To attract more foreign direct investment (FDI) from Japan, Indonesia needs to take a good look at what's happening in local markets.
The reason is that motives make Japanese investors go overseas have shifted -- from a need for low production costs to an interest in the potential of local markets, a seminar concluded on Tuesday.
"Previously, Japanese investors considered low production costs, including the cost of labor and raw materials, the main reason for investing in a country.
"Now they consider local market, including future growth potential and the size of the market, as the main factor," Japan Bank for International Cooperation (JBIC) senior economist Susumu Ushida told the seminar.
JBIC data showed Indonesia in 2007 as the 8th most-promising country for overseas business, far below neighbors Vietnam and Thailand, coming in third and fourth, respectively.
University of Indonesia economist Faisal Basri said in response to such trends, the government should improve domestic markets to attract FDI from Japan investors.
"It is time for the government to improve the market. Indonesia actually has enough potential, if not huge."
However, according to JBIC, intense competition with other companies, poor infrastructure and security, and social instability are among the obstacles confronting Japan-based companies who wish to do manufacturing or otherwise invest here.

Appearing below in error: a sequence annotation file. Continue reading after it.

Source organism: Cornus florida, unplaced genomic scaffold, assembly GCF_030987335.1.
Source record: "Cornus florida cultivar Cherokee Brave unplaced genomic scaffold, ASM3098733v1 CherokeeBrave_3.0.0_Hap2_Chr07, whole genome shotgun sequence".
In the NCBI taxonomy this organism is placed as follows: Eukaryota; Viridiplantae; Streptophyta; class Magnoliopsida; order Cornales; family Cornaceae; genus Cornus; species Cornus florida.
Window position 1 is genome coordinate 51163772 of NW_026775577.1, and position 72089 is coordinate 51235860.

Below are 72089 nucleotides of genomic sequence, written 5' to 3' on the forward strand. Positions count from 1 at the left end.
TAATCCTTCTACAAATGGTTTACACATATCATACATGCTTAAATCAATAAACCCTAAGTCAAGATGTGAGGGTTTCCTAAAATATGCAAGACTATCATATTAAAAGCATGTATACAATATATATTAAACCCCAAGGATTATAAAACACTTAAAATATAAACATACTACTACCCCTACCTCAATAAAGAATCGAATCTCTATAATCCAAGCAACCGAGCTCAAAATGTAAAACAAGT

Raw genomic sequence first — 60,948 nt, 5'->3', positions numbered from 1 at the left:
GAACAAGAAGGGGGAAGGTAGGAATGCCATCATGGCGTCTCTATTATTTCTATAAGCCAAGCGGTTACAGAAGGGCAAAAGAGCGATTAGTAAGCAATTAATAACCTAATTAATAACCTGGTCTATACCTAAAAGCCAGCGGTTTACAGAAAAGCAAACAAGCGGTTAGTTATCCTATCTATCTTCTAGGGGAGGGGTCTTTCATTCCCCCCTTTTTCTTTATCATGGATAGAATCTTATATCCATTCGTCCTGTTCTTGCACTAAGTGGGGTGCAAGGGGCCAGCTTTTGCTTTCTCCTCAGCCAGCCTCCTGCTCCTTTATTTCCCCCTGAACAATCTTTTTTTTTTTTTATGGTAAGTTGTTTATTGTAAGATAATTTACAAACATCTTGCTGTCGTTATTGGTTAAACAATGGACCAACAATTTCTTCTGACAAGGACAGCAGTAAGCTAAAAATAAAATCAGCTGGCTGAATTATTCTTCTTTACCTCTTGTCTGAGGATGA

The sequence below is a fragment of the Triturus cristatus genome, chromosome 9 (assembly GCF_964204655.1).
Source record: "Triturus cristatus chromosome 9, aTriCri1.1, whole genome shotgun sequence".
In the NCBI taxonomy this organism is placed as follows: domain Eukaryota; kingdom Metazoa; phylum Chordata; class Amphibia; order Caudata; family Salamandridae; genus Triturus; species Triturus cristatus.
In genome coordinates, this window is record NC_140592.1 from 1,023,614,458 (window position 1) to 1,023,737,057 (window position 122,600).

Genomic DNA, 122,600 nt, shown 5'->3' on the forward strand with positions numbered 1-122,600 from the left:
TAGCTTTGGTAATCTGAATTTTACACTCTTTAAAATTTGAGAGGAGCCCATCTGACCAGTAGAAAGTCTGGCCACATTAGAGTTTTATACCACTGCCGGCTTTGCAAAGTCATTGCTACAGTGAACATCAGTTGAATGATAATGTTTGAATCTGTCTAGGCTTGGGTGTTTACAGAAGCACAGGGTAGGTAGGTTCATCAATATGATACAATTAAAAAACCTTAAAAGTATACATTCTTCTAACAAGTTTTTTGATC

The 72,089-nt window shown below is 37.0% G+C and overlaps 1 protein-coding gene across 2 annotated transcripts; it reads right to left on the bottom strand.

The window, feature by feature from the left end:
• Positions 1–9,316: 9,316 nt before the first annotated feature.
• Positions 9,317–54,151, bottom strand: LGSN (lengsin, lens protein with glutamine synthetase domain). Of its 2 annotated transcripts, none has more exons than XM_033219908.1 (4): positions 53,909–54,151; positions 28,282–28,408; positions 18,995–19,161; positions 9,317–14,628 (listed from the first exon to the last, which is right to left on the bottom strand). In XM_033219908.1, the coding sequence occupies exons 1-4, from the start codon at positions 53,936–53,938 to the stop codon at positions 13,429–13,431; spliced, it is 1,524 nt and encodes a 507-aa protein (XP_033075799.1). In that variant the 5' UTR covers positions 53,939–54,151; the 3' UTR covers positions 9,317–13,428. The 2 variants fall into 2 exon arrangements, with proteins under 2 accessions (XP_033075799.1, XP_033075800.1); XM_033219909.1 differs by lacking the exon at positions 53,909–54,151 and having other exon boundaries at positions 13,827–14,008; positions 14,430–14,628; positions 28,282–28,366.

Of the development elements regarded as problematic, electricity, communications and road networks are considered most daunting.
Should the government fail to address these immediately, Japanese capital will flow to Indonesia's neighbors, especially Thailand and Vietnam.
JBIC director general Masaaki Amma said Japanese investors now perceived Thailand and Vietnam as ahead of Indonesia in attracting FDI.
The investors said Indonesia hadn't done enough to improve its investment climate.
Japan is one of Indonesia's largest investors. Between 1967 and 2007 Japan pumped some US$40 billion into the country and last year was ranked No. 4 in terms of Indonesian FDI, according to the Investment Coordinating Board (BKPM).
To address infrastructure problems, BKPM deputy chairman for investment planning Luky Eko Wuryanto said the government this year allocated Rp 59 trillion (about $6.43 billion), far above 2007's Rp 41.8 trillion.
"About Rp 16 trillion will go to road development," he said.
Bad roads in the country have increased transport and vehicle maintenance costs, in turn driving up the price of goods.
"There will be impediments (in securing funds from Japanese investors) unless the government improves the infrastructure," said Indonesia-Japan Economic Committee head Kusumo Martoredjo.